Glenmorangie x Kingsleys

A grain to glass whisky dining experience

Scottish Highland distillery, Glenmorangie, have teamed up with one of Sydney’s prime waterfront restaurants, Kinsleys, to deliver a special four-course menu designed to be enjoyed with some of Glenmorangie’s finest drams. It sounds like the perfect winter treat and I recently had the pleasure of experiencing it for myself – here’s a preview of what you can expect.

Grain to Glass

Perched right on the edge of the harbour at Sydney’s iconic Finger Wharf in Woolloomooloo, Kingsley’s are probably best known as a premium steakhouse and seafood restaurant. But for the rest of June, they’re offering diners another winter-warmer option with their Grain to Glass menu, delivered in partnership with Glenmorangie single malt scotch whisky.

Glenmorangie and tonic

A refreshing Glenmorangie Original + Tonic was served on arrival, which was a perfect palate awakener for the first course which was soon to arrive. Can’t say I’ve ever tried whisky and tonic before, but the combination was eye-opening and I think I’ve found myself a new summer drink.

Glenmorangie Oysters

Freshly-shucked Sydney rock oysters were served along-side Glenmorangie’s Quinta Ruban; a whisky finished in port casks for two years, after ten years of initial maturation in ex-bourbon barrels.

Glenmorangie Risotto

Glenmorangie Nectar d’Or was the next dram we were invited to explore, alongside a pearl-barley risotto of spanner crab, lemon, charred radicchio and almond. Extra matured in sweet wine barriques from Sauternes, France, this dessert-like whisky has long been one of my favourites. The chewy barley-texture of the risotto and smoky char of the radicchio played nicely against the malty sweetness of Nectar d’Or.

Glenmorangie Venison

The third course was venison (cooked two-ways) and smoked kipfler potatos. Glenmorangie Lasanta – extra-matured in Oloroso and PX sherry casks – was the accompanying dram here and was another solid choice in my opinion. The sweetness, dried-fruit notes and spice from the sherry casks helped tie the dish together, playing off nicely against the fermented cherry jus and rich gamey character of the venison.

Glenmorangie Signet

The savoury elements were enjoyable, but I’m a bit of a sucker for dessert and the caramelised brioche, date ice cream, pedro ximenez and hazelnut brittle was a great combination. Very happy to report that it tasted as good as it sounds, and paired along-side Glenmorangie’s flagship Signet whisky, it was a fitting end to a decadent meal.

Glenmorangie

The Glenmorangie x Kingsleys Grain to Glass menu is available until 30 June for $130 per person. For full details, you can check the menu out here. Special thanks to both Glenmorangie & Kingsleys for the enjoyable evening.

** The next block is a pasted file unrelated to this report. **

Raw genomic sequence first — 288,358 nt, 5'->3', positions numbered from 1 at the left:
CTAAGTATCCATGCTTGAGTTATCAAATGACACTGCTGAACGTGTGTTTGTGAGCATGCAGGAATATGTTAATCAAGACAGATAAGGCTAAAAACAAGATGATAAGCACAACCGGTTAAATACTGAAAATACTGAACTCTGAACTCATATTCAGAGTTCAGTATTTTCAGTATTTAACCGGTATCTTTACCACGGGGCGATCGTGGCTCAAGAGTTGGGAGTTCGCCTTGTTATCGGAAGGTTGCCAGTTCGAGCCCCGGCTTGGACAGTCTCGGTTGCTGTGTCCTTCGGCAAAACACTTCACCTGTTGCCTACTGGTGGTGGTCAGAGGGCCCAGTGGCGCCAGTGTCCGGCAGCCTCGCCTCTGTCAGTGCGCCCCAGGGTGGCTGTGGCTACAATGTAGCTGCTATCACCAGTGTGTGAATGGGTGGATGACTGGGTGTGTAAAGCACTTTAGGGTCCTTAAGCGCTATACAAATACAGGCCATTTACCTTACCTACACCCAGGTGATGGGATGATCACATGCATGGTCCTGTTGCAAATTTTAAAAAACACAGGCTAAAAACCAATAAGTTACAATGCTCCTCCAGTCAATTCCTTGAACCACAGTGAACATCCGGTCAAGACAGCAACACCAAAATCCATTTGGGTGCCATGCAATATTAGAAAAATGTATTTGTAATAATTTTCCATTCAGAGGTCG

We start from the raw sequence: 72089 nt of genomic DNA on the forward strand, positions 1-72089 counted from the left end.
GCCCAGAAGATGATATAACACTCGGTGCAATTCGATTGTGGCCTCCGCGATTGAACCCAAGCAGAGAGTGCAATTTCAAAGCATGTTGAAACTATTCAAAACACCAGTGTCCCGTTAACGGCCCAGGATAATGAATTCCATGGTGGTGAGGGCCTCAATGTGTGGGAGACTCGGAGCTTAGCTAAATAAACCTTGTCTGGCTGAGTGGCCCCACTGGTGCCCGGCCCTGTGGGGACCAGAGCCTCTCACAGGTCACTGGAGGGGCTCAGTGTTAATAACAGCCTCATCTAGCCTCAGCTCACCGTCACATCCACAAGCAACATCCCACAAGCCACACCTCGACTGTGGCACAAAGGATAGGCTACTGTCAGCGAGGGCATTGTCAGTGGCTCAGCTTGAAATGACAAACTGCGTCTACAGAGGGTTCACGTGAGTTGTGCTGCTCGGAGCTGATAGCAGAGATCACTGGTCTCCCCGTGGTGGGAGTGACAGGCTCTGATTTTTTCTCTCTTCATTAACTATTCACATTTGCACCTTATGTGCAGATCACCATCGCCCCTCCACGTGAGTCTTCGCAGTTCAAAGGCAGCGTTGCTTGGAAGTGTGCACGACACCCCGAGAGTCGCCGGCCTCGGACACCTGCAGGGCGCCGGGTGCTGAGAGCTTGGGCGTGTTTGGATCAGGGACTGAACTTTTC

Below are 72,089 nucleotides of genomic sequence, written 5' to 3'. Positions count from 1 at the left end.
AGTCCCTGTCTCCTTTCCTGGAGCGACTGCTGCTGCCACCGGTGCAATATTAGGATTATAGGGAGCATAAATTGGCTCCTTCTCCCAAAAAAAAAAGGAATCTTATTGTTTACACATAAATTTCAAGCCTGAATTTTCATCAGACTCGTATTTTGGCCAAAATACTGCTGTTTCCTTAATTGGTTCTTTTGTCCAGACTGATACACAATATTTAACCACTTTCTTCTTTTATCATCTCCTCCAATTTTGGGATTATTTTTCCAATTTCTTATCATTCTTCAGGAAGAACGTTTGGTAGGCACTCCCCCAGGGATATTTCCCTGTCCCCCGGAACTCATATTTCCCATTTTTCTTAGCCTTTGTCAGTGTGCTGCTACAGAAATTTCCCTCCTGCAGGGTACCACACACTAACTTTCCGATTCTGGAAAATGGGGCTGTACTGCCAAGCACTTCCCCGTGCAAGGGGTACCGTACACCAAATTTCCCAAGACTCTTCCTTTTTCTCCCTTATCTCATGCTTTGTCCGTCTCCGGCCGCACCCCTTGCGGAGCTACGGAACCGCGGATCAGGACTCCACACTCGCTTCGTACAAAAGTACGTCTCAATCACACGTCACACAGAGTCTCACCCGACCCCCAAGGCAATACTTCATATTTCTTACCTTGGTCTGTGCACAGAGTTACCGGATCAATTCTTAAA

Highlander Whisky Bar, Sydney

The iconic Sir Stamford, Circular Quay has brought a little bit of Scotland to Sydney

I’ve always loved the bar at the Sir Stamford hotel in Sydney’s Circular Quay. It’s grandiose, but without being stuffy. There’s polished oak, marble and old art at every turn, yet it’s clear that it’s not contrived, which is just one of the reasons I love this old glamorous space. So when I heard that it was to be given a rebirth as Sydney’s newest whisky bar, I was naturally very interested.

Highlander Whisky Bar Sir Stamford

The Highlander Whisky Bar opened its doors in the space the other week and it ticks all the right boxes for me. They’ve kept all of the elements mentioned above which make this such a great space, but have tastefully added a splash of tartan here and there. It’s the kind of place you can spend a few hours catching up with a friend, or share a nightcap after a great meal.

Highlander Whisky Bar

Sir Stamford partnered with David Ligoff, co-founder of Sydney’s World of Whisky and The Whisky Show series to help bring the concept to life with a curated selection of bottles that are sure to please everyone; from those starting to get into whisky, through to serious whisky fans looking for something a little out of the ordinary.

IMG_5708.jpg

For those looking for something a bit more than an after-work dram, a Whisky High Tea, complete with whisky-infused desserts and a matching whisky flight has recently hit the menu. They’ll also be offering a whisky of month, along with bi-monthly whisky masterclasses, each with a specific theme. 

bIsgjo8w

Check out the Highlander Whisky Bar on Facebook for all the latest info, or better yet, drop in for a dram next time you find yourself up that end of town.

Diageo Special Releases

It’s that time of year again where Diageo bring out the big guns and introduce the Australian market to the latest bottles from their Special Releases collection. If you’re not familiar with the Special Releases collection, it’s essentially the one time each year where Diageo take a good hard look at their entire portfolio of distilleries – both open distilleries and long-closed distilleries – and release a series of bottles to celebrate the diverse range of flavours found at each.